Ian Mulheirn, director of the Social Market Foundation,wrote on the PF Blog this week welcoming the prime minister’s article in the Daily Telegraph . This called for competition to be the norm in public services. The PM argued that what has prevented decentralisation is that Whitehall wants to hold the purse strings. It should now relinquish them and allow the market to determine value for money.
However, few public servants will recognise the happy market place Cameron conjures up. As Mulheirn acknowledges, the prospect of more schools and hospitals being available than are ‘strictly necessary’, so that there is real consumer choice, is not exactly realistic given the current spending cuts.
While this doesn’t deter Mulheirn from arguing for a social market, it should certainly give us pause to question the likely outcome from the planned reforms. Cameron argues that they will move the public sector away from top-down targets, encourage diversity, deliver services at the lowest possible level and, once again, provide opportunities for the voluntary sector. He says, ‘…power will be placed in people’s hands. Professionals will see their discretion restored. There will be more freedom, more choice and more local control.’
The public sector’s last experience of being a market place was in the 1980s through compulsory competitive tendering. Does anyone who remembers CCT recognise it in this description? As far as I recall, the outcome was either that, after an expensive and time-consuming process, the in-house teams won – or, in a few cases, that one of a very small number of big providers won instead. Is this diversity?
And flexibility? As those involved in housing PFI contracts know only too well, a service specified in mind-boggling detail in a contract is not a flexible service. Yet miss out the detail and quality inevitably suffers. Contracts only provide the flexibility included within them, at whatever price is specified. Anything beyond this is likely to be prohibitively expensive.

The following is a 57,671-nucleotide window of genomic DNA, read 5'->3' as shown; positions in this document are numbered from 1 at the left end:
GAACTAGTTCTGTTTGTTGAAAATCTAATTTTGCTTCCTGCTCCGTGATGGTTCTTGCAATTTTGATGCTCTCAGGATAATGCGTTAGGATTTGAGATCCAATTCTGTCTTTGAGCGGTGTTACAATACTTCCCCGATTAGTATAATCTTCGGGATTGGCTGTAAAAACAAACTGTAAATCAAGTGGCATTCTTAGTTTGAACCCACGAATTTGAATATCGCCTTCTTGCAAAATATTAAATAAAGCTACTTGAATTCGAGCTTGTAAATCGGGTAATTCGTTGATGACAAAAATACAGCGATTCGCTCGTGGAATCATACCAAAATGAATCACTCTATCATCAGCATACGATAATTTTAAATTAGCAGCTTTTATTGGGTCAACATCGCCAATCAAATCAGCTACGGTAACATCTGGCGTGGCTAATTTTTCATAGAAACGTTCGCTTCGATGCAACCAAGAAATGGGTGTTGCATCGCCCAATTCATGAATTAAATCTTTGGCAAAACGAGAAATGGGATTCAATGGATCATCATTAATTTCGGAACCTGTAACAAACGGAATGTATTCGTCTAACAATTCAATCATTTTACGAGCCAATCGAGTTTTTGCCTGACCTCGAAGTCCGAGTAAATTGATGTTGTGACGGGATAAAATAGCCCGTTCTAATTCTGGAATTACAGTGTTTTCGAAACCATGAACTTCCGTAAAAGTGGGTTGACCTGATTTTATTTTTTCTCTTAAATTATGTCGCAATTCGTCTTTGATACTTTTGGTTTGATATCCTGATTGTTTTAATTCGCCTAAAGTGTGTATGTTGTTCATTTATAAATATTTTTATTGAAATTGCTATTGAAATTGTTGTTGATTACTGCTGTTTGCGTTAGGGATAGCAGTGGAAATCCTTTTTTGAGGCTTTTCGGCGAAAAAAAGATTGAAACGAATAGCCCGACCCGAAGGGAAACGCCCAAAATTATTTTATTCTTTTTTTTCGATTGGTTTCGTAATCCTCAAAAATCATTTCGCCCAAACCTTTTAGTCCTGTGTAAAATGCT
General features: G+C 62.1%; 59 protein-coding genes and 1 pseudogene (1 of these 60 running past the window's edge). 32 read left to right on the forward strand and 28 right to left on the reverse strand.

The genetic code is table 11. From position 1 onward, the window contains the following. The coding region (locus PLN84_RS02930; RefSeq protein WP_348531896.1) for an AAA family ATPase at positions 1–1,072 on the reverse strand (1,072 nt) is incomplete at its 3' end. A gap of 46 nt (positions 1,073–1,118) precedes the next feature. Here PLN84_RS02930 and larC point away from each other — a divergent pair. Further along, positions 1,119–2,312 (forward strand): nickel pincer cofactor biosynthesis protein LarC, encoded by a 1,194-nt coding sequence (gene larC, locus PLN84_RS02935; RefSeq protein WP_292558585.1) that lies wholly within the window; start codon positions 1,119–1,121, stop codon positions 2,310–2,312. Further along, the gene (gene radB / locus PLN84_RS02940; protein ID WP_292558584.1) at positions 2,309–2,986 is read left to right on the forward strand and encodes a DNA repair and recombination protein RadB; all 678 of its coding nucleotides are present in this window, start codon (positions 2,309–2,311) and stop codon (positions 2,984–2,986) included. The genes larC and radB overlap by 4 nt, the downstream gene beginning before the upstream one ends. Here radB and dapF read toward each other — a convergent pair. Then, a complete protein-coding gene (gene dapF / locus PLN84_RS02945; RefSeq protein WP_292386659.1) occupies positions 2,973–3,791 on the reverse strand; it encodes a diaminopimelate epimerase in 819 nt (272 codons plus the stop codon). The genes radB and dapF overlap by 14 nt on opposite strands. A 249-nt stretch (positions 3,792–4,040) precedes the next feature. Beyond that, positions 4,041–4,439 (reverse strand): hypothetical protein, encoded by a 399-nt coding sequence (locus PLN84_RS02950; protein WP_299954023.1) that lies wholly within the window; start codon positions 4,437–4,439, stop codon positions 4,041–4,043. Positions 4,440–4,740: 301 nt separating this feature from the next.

And encouraging the voluntary sector? Three years ago I co-wrote a guide, widely circulated to commissioning bodies, to encourage them to engage refugee and migrant organisations in providing services relevant to their needs. Did commissioners start to make more use of these groups as service providers? Perhaps to a tiny extent, but it was hardly revolutionary. Many agreed that, even if in theory they would like to use small providers, in practice the pressures of securing ‘value for money’ and a cautious interpretation of EU competition rules usually resulted in the opposite.
And finally, of course, none of this reduces bureaucracy, it increases it. Cameron talks about ‘bureaucracy over-ruling common sense, targets and regulations over-ruling professional discretion.’ As CCT showed, you need more staff to run a service because to administer a complex contract you need a ‘client side’ to ensure that the contractor is doing their job. Can those on the client side dispense with bureaucracy, targets and regulations? No, they are the essence of any contract. Do they largely have to give up exercising their professional discretion? Yes, because using discretion will cost money that is no longer available because the contract price has determined the budget.
Mulheirn’s version of a public service marketplace is a nice idea in theory. But it is dangerous, because it helps to legitimise changes that could have a very different outcome in practice.
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